The shift to Common Core State Standards in 2010 not only changed teaching and learning by greatly increasing and standardizing emphasis on student knowledge construction and problem-solving, but was accompanied by an associated accountability movement that ties high-stakes testing of student outcomes to teacher evaluation. Similar shifts are now taking place in public higher education, where federal and private funding and policy advocacy are also increasingly aligned with accountability structures that are external to academic departments (Addison, 2015).
As a teacher and former writing center coordinator who is eager to pilot and adapt new theories, pedagogies and technologies and who has partnered with administrators to design and implement PD at the program level, I’ve worked hard to support faculty-driven, research-based, and discipline-rooted innovation by, on the one hand, advocating with administrators for the professional development time, resources and opportunities needed by teachers, and, on the other, by suggesting to faculty that they see their roles as including collaborative leadership in defining and achieving the larger institutional values and goals (such as teaching 21st century skills and improving student outcomes) that administrators also contribute specialized expertise toward achieving.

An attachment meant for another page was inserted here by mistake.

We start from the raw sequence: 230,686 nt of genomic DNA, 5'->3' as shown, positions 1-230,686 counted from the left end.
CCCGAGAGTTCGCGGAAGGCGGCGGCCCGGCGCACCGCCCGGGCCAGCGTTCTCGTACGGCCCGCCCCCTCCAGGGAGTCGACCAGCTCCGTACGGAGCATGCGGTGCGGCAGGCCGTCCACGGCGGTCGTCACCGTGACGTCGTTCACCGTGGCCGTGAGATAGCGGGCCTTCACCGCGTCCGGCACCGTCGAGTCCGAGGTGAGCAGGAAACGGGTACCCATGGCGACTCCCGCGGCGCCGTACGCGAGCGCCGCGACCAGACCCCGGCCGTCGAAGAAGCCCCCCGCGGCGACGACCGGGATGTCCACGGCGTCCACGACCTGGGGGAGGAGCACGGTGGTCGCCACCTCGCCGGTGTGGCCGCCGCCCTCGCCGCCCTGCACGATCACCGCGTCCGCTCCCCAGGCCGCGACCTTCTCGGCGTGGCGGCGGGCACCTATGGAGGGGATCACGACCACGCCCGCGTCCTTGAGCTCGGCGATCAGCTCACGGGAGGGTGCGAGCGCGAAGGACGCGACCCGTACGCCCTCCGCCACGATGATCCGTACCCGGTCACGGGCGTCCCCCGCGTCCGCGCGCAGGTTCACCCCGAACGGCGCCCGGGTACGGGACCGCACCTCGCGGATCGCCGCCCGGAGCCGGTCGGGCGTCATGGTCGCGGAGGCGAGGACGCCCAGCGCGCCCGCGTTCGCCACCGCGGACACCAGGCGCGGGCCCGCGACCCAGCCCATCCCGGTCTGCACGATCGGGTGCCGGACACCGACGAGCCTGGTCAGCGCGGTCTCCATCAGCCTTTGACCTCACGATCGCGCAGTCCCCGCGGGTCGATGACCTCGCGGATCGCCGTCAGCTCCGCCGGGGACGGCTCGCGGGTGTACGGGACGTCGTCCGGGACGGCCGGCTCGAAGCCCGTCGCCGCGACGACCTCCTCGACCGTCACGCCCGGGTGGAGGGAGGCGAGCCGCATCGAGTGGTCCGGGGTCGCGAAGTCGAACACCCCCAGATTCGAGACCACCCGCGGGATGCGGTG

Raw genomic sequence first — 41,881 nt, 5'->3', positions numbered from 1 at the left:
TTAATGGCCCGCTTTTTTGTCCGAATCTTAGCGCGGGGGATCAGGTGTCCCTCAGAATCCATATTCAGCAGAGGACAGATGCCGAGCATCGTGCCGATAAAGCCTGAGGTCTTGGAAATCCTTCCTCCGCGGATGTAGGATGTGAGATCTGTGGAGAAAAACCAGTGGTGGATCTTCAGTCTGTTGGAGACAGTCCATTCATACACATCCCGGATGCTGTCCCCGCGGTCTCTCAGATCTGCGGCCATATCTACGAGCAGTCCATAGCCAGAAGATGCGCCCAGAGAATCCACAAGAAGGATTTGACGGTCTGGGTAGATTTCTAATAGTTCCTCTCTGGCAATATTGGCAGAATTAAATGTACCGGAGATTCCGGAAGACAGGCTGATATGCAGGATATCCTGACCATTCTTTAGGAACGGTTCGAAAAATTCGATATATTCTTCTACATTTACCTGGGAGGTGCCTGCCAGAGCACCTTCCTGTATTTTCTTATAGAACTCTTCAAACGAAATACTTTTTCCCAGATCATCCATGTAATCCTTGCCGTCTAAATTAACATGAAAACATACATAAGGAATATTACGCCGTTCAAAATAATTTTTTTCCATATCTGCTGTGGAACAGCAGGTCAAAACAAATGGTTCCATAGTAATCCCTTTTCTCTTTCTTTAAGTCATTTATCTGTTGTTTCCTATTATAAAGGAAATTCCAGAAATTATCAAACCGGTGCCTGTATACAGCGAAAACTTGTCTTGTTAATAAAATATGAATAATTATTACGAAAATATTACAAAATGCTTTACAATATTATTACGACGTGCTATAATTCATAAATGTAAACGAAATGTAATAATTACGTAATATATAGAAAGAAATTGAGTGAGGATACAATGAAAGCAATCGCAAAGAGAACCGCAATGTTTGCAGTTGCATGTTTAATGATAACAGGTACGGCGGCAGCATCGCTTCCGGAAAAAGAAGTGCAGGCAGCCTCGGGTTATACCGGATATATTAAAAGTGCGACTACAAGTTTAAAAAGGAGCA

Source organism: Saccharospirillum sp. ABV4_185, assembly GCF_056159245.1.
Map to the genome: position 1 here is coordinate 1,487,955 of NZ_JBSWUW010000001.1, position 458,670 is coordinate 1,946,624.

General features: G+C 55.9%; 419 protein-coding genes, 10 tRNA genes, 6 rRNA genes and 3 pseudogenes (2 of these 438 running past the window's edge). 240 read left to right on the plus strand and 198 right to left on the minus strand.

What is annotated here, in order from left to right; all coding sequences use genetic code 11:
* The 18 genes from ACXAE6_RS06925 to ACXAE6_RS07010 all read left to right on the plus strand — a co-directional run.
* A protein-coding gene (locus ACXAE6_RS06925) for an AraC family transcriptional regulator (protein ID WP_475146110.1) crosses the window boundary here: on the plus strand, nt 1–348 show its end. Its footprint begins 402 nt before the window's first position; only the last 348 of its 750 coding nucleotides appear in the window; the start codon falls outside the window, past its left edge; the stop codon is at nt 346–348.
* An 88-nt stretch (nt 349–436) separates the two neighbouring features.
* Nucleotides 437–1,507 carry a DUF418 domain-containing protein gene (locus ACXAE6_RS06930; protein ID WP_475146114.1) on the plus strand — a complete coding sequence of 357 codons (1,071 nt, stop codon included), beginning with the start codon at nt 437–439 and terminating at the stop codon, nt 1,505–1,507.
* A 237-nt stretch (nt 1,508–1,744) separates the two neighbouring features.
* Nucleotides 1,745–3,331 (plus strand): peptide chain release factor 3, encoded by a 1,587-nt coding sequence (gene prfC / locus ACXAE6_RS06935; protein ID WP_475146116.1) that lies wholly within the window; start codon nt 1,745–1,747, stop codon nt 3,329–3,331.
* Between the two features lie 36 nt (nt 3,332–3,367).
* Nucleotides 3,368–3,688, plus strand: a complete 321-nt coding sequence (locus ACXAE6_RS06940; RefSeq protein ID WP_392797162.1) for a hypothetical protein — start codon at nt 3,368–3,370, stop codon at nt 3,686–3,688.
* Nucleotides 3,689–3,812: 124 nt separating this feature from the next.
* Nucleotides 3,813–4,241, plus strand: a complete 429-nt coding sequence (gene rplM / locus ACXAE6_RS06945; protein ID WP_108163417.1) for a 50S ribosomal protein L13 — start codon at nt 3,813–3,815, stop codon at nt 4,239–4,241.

In close to two decades in both postsecondary and K-12 settings, I’ve observed that the term “professional development” (PD) usually has some dimension of negative connotation for educators. Faculty and teachers were hired for their ability to apply epistemological, content, pedagogical, curricular, and technological knowledge (Koehler & Mishra, 2009; Bachy, 2014). Many associate “PD” with training sessions framed by fiscally- or trend-driven institutional goals and with bureaucratic rather than educational paradigms.